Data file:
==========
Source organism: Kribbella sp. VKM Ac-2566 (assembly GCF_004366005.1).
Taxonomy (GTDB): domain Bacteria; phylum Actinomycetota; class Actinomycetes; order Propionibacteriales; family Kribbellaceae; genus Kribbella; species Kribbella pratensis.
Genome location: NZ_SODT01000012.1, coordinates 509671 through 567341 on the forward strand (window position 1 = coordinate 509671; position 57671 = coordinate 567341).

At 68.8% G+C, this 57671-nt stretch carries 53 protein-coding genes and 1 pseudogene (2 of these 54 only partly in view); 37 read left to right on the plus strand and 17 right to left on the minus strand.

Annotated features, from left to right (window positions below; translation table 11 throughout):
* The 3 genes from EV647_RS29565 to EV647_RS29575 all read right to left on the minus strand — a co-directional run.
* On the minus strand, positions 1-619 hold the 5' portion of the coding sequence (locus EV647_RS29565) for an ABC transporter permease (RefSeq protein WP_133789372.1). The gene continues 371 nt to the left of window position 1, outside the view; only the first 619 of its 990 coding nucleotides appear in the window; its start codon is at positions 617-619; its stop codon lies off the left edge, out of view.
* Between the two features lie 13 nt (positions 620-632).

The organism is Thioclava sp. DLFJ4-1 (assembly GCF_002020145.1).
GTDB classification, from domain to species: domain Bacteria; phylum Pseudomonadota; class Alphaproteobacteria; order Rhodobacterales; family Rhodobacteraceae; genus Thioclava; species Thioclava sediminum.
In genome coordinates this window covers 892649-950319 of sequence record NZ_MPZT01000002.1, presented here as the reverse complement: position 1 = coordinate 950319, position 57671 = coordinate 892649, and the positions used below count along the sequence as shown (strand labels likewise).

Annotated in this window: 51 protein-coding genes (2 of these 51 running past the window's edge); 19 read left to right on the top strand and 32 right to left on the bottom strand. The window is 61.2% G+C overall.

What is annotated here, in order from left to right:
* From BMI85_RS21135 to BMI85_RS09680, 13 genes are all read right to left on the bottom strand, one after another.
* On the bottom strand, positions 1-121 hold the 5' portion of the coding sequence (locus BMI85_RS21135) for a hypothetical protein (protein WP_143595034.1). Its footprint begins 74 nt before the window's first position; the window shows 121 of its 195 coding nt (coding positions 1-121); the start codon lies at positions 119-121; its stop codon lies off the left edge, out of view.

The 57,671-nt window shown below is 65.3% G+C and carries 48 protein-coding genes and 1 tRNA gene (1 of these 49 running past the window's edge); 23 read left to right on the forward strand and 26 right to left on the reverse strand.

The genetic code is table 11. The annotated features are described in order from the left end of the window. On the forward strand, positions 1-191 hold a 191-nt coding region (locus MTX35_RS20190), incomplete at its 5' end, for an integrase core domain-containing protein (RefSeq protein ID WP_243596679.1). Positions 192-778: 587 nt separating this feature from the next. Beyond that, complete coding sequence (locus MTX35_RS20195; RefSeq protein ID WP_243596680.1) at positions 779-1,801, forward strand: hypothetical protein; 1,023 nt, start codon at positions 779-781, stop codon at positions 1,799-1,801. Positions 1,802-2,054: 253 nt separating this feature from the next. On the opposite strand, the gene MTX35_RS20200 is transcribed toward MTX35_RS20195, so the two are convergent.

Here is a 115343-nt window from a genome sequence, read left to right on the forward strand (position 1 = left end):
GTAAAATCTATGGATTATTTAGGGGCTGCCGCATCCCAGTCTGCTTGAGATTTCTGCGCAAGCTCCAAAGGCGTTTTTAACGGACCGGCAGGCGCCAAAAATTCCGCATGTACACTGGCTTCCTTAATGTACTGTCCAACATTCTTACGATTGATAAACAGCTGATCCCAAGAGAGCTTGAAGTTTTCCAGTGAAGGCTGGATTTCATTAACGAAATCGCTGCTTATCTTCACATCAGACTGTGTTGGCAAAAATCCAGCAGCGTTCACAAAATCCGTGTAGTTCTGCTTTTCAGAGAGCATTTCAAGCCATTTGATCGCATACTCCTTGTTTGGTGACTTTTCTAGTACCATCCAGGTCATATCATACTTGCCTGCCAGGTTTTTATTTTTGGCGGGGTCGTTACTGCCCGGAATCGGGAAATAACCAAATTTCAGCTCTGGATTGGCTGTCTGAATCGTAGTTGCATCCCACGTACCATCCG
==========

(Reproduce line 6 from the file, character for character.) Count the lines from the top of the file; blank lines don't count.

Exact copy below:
* The 3 genes from EV647_RS29565 to EV647_RS29575 all read right to left on the minus strand — a co-directional run.